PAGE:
Questions? E-mail aprescott@fivecolleges.edu

Applicationhttps://www.fivecolleges.edu/fcceas/Boston-summer-2020

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Michigan State University Summer Seminar: Teaching Traditional East Asia

June 15-19, 2020

Michigan State University

APPLY BY: March 31, 2020.

APPLY NOW for this content-rich seminar for K-12 educators. Designed as an introduction to the premodern histories and cultures of CHINA, JAPAN, and KOREA, the course will encourage and facilitate teaching and learning about East Asia in Geography, History, Social Studies, and World Literature. Media specialists, librarians, art teachers, and world language teachers are also encouraged to apply. There will be special emphasis on pedagogy, bestpractices, classroom applications, and resources.

 

This seminar will provide you with valuable content and resources to implement the study of East Asia into your curriculum in keeping with your state’s academic standards as well as geography and world history standards. No previous background in Asia is assumed. Teams of teachers as well as teachers in schools with NCTA alumni are strongly encouraged to apply.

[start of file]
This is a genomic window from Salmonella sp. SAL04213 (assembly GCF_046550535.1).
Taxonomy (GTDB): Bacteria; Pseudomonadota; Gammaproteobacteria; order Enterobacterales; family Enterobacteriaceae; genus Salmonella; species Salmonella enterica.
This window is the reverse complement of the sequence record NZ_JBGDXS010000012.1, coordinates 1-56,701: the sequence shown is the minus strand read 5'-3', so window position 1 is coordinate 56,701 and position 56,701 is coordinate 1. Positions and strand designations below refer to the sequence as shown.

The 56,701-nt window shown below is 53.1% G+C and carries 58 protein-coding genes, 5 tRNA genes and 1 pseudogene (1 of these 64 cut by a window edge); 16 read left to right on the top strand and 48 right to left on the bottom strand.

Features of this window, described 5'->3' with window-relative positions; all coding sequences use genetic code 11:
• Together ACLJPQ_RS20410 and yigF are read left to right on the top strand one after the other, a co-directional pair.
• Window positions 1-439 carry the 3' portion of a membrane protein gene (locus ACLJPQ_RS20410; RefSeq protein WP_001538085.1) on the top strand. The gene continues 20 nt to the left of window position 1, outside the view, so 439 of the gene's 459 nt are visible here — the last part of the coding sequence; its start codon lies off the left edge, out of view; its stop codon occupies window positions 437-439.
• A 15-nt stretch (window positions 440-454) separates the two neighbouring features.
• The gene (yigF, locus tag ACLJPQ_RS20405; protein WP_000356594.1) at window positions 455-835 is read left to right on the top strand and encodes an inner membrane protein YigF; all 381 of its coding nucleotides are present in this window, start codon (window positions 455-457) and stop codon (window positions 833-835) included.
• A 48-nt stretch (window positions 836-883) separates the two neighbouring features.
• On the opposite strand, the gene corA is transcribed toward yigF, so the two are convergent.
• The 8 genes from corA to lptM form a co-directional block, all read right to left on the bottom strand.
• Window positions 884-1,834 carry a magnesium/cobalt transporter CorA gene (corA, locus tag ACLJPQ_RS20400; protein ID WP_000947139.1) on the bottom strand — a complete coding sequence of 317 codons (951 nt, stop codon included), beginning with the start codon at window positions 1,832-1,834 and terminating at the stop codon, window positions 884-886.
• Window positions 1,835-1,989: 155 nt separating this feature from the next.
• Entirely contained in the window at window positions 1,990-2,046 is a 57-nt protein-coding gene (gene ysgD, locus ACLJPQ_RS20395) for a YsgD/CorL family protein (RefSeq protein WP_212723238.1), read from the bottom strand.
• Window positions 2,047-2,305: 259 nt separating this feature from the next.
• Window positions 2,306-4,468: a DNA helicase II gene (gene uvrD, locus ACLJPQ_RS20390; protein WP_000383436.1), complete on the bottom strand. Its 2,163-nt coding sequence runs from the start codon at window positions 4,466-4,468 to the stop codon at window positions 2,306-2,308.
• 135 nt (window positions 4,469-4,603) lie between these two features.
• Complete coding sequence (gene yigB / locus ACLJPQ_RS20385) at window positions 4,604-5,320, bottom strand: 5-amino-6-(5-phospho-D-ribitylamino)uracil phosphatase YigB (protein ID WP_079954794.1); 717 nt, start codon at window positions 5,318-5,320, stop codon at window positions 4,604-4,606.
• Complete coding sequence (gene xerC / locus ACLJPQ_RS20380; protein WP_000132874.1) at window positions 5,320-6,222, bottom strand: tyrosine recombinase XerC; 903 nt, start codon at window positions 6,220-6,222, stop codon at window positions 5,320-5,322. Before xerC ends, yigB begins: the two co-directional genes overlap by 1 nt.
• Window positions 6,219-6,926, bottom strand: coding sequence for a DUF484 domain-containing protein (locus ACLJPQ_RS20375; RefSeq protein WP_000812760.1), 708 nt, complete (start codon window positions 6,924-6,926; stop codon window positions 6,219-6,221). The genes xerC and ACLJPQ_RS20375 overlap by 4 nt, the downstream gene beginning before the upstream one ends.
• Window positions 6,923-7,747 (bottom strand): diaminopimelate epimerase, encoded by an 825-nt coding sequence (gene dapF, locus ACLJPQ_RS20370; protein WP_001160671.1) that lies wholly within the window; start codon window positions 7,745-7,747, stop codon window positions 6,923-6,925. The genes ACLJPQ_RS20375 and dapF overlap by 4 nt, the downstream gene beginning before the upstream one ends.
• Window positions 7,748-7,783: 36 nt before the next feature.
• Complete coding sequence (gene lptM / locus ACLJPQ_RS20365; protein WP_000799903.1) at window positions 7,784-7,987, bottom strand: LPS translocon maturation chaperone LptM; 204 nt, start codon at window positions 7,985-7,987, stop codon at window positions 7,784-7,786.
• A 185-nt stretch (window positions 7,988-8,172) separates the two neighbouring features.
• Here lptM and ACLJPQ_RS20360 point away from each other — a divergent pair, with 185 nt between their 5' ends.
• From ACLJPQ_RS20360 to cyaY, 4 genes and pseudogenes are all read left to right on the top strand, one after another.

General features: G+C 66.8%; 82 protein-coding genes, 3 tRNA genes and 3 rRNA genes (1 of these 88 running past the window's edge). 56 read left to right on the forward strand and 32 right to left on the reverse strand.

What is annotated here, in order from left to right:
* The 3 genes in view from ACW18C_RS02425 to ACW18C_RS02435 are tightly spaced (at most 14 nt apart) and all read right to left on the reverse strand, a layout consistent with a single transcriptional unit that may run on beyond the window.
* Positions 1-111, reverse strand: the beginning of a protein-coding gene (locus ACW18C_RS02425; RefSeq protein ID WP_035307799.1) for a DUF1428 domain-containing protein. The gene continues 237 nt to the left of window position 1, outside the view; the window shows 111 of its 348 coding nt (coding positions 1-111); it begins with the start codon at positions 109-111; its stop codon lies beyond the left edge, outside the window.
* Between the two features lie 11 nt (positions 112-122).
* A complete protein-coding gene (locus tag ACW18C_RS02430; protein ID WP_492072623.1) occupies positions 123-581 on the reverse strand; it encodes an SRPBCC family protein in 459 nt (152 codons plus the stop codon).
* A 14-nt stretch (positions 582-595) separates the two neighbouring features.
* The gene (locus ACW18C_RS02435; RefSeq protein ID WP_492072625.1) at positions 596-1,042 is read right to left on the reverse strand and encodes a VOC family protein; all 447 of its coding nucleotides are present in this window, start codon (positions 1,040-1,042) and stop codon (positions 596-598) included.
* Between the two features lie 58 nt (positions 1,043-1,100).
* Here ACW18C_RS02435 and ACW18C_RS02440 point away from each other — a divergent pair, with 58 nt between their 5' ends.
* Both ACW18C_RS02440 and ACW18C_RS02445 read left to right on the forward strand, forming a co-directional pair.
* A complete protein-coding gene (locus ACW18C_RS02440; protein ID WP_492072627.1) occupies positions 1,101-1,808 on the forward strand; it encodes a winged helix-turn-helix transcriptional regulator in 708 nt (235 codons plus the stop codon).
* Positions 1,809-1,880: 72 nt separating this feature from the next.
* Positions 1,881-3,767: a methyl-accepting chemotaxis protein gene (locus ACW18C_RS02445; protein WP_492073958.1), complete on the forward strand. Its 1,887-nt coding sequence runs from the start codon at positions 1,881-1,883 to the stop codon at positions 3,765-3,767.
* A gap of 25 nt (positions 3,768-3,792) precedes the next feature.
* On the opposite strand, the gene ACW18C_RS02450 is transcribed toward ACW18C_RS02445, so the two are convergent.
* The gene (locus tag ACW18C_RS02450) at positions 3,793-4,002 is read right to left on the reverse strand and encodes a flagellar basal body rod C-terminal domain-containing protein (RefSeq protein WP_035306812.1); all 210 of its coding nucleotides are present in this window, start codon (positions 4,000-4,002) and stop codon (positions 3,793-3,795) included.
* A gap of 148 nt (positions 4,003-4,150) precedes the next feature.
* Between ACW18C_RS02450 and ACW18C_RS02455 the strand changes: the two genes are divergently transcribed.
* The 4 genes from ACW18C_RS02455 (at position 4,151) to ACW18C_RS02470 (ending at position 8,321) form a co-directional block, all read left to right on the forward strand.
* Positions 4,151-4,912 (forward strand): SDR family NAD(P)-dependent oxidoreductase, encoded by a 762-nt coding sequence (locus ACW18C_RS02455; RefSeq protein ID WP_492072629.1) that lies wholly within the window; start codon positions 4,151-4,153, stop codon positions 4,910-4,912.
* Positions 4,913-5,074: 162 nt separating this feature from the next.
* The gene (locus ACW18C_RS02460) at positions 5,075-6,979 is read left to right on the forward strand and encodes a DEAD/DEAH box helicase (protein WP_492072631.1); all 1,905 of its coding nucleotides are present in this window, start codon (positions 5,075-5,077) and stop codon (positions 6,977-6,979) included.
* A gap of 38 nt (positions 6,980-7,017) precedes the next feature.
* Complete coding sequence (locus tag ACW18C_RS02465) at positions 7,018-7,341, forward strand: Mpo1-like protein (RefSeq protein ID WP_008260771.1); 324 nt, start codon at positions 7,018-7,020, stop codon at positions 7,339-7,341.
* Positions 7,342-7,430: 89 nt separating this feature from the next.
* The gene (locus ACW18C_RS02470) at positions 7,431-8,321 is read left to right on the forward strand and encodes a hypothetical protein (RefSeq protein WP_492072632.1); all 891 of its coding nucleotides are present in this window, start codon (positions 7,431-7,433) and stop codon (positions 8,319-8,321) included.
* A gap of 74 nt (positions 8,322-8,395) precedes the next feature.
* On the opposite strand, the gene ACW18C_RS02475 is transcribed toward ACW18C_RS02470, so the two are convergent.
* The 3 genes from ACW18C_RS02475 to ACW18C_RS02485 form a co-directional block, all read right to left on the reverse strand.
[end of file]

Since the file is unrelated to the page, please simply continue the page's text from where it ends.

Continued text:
Apply online here: https://forms.gle/57Asud6Hff5yT793A

 

SEMINAR DATES: June 15-19, 2020,

with one six-hour follow-up session in the fall.

 

BENEFITS: Teachers who attend all classes and

complete all requirements will receive:

- $200 stipend and certificate of completion

- $200 in teaching materials, inclu. a free textbook and year’s subscription to Education About Asia

- 30 SCECH hours (for Michigan teachers)

- Status as National Consortium for Teaching About Asia (NCTA) alumni. Alumni status gives you eligibility to participate in a variety of NCTA programs and study tours.

 

QUESTIONS? Email us:

Adam Coldren coldrend@msu.edu

Ethan Segal segale@msu.edu

Kyle Greenwalt greenwlt@msu.edu

 

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Making Green Tea for America - and for Japan

Friday, February 21, 2020

4130 Posvar Hall University of Pittsburgh

3:00 pm

Join Professor Robert Hellyer of Wake Forest University for a discussion on the socio-economic history of green tea in America and Japan in the late 19th and early 20th century.